borrowing, or dealing with fractions in math; sequences, like
the alphabet, days of the week, months of the year, etc.; writing
conventions like punctuation and capitalization; and motor rules
for forming letters the same way every time when writing by
hand, and spacing evenly between words.
• Classroom schedules, rules, and procedures/organization
• Development of Automatic Skills;
• Mastery of Procedures (versus simple facts);
• Rote Memory;
• Working Memory Overload and Attention Challenges;
• Understanding of time, space, quantity, sequence;
• Language Retrieval, organization, prosody, pragmatics;
• Social Fluency (versus comprehension);
The Link Between
SPD and Procedural Learning:
Same List of Cognitive and Learning Challenges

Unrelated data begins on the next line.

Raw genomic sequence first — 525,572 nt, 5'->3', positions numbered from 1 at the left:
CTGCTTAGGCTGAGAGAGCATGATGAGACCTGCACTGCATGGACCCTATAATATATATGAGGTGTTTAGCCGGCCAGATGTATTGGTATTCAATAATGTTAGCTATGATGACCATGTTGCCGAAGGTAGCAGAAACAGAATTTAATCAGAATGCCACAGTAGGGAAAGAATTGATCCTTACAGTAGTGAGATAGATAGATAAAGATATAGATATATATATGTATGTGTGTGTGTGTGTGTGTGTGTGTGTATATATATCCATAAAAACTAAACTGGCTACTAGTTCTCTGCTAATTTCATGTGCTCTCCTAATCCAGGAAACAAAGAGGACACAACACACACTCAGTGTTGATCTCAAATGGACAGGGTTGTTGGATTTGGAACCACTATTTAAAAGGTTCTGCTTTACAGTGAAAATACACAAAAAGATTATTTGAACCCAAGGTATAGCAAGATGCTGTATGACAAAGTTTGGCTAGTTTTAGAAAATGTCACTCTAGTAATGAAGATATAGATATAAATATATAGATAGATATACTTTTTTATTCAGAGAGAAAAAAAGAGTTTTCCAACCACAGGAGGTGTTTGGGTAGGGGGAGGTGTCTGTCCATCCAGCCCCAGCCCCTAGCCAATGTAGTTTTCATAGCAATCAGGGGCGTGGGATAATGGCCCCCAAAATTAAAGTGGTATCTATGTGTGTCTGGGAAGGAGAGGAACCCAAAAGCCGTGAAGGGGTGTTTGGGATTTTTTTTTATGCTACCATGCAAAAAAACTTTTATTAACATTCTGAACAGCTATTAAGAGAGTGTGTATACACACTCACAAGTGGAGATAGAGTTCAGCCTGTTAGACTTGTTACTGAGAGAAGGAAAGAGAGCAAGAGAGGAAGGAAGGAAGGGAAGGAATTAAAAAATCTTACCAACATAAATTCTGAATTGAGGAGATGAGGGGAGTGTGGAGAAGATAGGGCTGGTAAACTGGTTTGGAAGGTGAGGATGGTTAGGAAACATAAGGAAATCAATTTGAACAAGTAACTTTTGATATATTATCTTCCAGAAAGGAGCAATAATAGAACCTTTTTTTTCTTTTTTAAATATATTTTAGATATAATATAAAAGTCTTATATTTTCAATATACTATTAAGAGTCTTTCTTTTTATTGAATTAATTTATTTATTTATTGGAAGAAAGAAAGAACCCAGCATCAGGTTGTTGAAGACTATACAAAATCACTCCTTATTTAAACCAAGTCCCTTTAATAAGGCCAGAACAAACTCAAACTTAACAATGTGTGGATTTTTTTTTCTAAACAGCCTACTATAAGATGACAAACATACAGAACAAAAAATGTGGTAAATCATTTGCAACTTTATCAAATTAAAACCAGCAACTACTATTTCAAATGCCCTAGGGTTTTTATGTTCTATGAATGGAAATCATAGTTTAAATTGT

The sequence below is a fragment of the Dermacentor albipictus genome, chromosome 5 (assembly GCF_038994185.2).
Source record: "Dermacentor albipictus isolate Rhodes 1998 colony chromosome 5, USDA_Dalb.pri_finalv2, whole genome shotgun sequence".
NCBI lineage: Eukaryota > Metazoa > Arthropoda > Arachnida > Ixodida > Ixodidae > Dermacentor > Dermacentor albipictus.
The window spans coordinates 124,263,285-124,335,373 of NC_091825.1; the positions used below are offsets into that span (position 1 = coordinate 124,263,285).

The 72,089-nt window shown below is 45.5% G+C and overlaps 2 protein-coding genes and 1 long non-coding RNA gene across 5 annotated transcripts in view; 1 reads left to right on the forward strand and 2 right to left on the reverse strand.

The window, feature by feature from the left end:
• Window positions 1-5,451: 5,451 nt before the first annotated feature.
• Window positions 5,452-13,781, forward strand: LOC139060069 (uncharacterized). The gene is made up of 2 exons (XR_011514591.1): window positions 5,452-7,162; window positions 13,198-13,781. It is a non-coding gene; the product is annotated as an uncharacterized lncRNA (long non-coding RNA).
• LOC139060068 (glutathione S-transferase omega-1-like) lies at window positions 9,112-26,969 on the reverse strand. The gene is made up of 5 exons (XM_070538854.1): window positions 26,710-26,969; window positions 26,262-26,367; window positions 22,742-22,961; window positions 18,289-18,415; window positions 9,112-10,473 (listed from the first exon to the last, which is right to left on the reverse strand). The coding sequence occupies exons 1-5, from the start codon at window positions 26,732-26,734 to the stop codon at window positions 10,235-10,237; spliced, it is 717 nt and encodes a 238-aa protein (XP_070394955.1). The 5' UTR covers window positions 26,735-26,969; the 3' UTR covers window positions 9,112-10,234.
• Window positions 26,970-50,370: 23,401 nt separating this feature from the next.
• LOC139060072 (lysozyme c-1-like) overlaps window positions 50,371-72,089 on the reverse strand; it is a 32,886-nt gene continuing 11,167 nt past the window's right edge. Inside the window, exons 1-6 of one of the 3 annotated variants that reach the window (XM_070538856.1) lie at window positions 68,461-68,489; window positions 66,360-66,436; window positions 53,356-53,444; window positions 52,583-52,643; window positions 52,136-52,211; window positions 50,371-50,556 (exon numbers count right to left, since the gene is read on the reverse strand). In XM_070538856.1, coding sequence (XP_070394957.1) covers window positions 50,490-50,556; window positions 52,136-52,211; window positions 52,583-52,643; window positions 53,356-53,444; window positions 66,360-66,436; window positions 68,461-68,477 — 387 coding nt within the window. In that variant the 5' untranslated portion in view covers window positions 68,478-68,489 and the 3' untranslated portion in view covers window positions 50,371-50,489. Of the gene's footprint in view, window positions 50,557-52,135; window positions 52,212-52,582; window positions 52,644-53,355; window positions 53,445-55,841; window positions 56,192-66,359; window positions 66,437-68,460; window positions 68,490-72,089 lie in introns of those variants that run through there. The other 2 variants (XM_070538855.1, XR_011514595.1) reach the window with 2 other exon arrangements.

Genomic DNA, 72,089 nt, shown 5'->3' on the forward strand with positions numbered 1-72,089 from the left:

Limbic / Emotional
Neurologically, What Links
SPD and Procedural Learning?
Answer: Cerebellar Dysfunction
When the cerebellum’s working hard, you don’t have to...
Cerebellar Cognitive Affective Disorder:
“Dysmetria of Thought”
Dr. Jeremy Schmamman, Harvard
Risk Factors for
for Cerebellar Dysfunction
and SPD essentially the Same
• Preterm birth
• Birth injury
• Down Syndrome, Fetal Alcohol Syndrome
• Deprivation, Child Abuse
• ADHD: the most consistent brain abnormality
• Autism / Aspergers: the most brain consistent abnormality...
• Dyslexia: the most commonly identified brain abnormality
• Developmental Motor Coordination Disorder
• Pediatric Bipolar
The Cerebellum is Particularly Vulnerable to Hypoxia / Ischemia
and is the Most Commonly Affected Area in a Wide Variety of
Conditions Associated with Learning Challenges
• Failure to automatize functions leads to the need for conscious
compensation or oversight.
• When too many tasks require conscious attention, overloading
• of working memory is the inevitable result.
Cognitive/Learning Issues Besides Basic Skills:
1. Attention and Working Memory
Sustaining Attention Is Also Harder for
Children With Cerebellar Dysfunction and
Procedural Learning Challenges
• Children with procedural learning difficulties must focus more intently
to perform the same tasks as other children, and this is tiring.